Look around you in the laboratory. Take note of the system used to store the chemicals and the conditions and environment they are stored in. More than likely, you will see at least one of the following examples of poor chemical storage practices there in your laboratory :
Accidents resulting from poor storage techniques are preventable. In most cases, the above poor storage practices have not yet led to disaster. However, the potential for such a disaster is extremely high. This section will provide information on alternative storage systems which are meant to circumvent outdated storage methods and lower the potential for an incompatible reaction. Before discussing categorical storage arrangements, the three alternative storage methods (random, alphabetical and incomplete categorical) will be discussed.
Random storage - By far the worst storage system involves no system at all, that is, random storage. With this system, there are no restrictions to where chemicals are stored and no limit to the number of adverse reactions that may arise due to incompatible contacts. You may find acids next to bases, oxidizers next to flammables, water reactives next to the sink and severe poisons next to the writing desk. This is a laboratory waiting for a disaster to happen.
Alphabetical storage - Probably the most common chemical storage practice in the recent past is that of storing chemicals in alphabetical order. When chemicals are stored alphabetically, the situation is improved over the random storage system, but there is still a great potential of incompatible substances coming in physical contact, particularly during an emergency situation such as a fire, spill or natural disaster. A wide variety of examples are possible to illustrate the problems associated with alphabetical storage (see Brethericks' Handbook of Reactive Chemical Hazards, or NFPA 491M : Manual of Hazardous Chemical Reactions) that may be encountered, and the danger associated with the chance encounter. The following list provides numerous of these examples.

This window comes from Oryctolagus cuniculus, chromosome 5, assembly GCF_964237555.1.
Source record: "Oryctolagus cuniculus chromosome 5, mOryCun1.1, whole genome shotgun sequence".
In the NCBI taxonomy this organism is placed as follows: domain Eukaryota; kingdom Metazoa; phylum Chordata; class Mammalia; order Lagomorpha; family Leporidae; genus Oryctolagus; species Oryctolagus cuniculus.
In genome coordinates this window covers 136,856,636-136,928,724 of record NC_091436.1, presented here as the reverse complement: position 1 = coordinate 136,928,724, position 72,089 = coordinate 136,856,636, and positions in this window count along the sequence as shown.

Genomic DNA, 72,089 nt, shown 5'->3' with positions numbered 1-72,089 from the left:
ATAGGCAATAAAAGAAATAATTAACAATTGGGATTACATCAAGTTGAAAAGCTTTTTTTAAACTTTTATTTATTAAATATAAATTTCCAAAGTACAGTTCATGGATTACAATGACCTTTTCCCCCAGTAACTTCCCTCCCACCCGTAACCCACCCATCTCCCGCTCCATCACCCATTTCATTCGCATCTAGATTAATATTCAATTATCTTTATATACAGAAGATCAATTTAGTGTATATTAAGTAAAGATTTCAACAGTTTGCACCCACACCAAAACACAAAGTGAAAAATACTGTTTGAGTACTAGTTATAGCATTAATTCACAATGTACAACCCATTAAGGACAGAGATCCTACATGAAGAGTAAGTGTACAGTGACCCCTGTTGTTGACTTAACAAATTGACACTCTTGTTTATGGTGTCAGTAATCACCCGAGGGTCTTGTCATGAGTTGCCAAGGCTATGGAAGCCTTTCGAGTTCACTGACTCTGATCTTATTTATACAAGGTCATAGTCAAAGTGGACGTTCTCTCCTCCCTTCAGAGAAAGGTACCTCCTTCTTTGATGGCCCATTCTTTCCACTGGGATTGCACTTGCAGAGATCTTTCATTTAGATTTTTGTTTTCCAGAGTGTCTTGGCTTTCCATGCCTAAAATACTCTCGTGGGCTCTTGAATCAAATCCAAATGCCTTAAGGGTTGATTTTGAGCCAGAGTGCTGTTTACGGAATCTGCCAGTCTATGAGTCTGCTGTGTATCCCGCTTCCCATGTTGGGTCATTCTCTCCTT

This system provides some differentiation between hazard classes of chemicals, and as such is an improvement over the alphabetical storage policy. Examples of how chemicals may be divided are listed below.
Any of these categorical attempts at segregating hazard classes is better than no separation at all, and the resulting potential for dangerous contact between incompatible substances has been greatly decreased.
However, undesirable contacts are still possible and more complete classification needs to be done. This is accomplished through a complete categorical storage system.
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